You must have a valid state driver’s license. You must also show that you have at least two years of driving experience and a safe driving record.
Mail Processing Clerk
Mail Processing Clerks operate, monitor, troubleshoot, and maintain automated mail-processing equipment, bar-code sorters, and optical bar-code readers. Mail Processing Clerks may also perform manual sorting, organizing, and bundling of mail; transfer mail from one area to another; and load mail into bins and trucks.
The job of Mail Processing Clerk can be somewhat physically demanding. To perform the job, you must be able to stand and reach continuously for hours at a time. You might also need to lift and transport heavy bundles and containers.
All applicants for the job of Mail Processing Clerk must take Test 473.
Mail Handlers load and unload containers of mail. Mail Handlers also transport mail, either manually or by forklift, to different areas of the same facility. Mail Handlers may also open and empty containers of mail.
The job of Mail Handler is physically demanding. To perform this job, you must be able to repeatedly lift and carry bundles, parcels, and containers weighing up to 70 pounds as well as push heavy rolling containers. You may also need to know how to operate a forklift.
All applicants for the job of Mail Handler must take Test 473.
Sales, Services, and Distribution Associate
Sales, Services, and Distribution Associates provide direct sales and customer support services in a retail environment and perform distribution of mail.
You must successfully complete an on-the-job training program. There are no special physical demands for this job.
All applicants for the job of Sales, Services, and Distribution Associate must take Test 473.
Jobs Requiring Scores from Other Postal Exams
The four positions described in the preceding section are the ones for which applicants must take Test 473 (or Test 473-C for City Carriers). If you’re interested in a USPS job other than one of these four, you might need to take a different exam. The two positions falling into this category that are most in demand are
- Rural Carrier Associate
- Data Conversion Operator
Like other delivery and distribution workers, these employees usually start by earning an hourly wage and work on a flexible schedule that varies according to work flow. Following is a brief description of each of these two positions.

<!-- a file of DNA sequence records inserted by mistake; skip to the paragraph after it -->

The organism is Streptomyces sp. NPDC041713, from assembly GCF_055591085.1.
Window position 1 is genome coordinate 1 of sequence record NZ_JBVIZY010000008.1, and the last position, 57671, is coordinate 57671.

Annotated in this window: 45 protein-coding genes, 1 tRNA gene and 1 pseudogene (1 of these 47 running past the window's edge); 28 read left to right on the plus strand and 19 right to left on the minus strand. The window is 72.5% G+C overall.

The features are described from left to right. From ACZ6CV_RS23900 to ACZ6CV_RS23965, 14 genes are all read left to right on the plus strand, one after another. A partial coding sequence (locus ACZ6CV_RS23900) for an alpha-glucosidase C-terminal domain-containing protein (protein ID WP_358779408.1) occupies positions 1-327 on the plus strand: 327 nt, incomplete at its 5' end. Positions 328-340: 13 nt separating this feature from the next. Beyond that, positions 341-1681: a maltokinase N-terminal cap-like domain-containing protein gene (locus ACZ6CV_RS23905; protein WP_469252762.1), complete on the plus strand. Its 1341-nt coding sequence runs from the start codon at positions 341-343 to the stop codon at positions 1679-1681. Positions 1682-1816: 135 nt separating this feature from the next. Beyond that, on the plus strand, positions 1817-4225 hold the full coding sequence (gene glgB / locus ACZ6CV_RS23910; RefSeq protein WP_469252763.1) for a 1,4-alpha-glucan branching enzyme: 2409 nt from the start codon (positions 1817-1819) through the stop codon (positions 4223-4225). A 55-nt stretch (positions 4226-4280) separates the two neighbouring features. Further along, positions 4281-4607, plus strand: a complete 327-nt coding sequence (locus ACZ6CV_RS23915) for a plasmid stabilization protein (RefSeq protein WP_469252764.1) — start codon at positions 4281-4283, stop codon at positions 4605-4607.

Rural Carrier Associate
Rural Carrier Associates sort mail into delivery sequence, load the mail into a delivery vehicle, and deliver and collect mail by vehicle at designated addresses in a prescribed rural area. They also collect payments for cash on delivery (C.O.D.) parcels and obtain receipts for certified, insured, and registered mail.
To perform the job of Rural Carrier Associate, you must be able to handle bundles and parcels weighing up to 70 pounds. Also, you must have a valid state driver’s license, at least two years of driving experience, and a safe driving record.
All applicants for the job of Rural Carrier Associate must take Test 460, “Rural Carrier Associate Exam.”
Data Conversion Operator
Data Conversion Operators use a computer terminal to prepare mail for automated sorting equipment. They read typed and handwritten addresses from letter images on the terminal screen, then select and type essential information so that a bar code can be applied to the letter.
To qualify for this job, you must be proficient in typing and data entry, as determined by a performance test (Test 710, described briefly here).
All applicants for the job of Data Conversion Operator must take Test 710, “Clerical Abilities Exam.” This exam measures the per-minute rate at which you can accurately type a certain number of specified numbers and letters.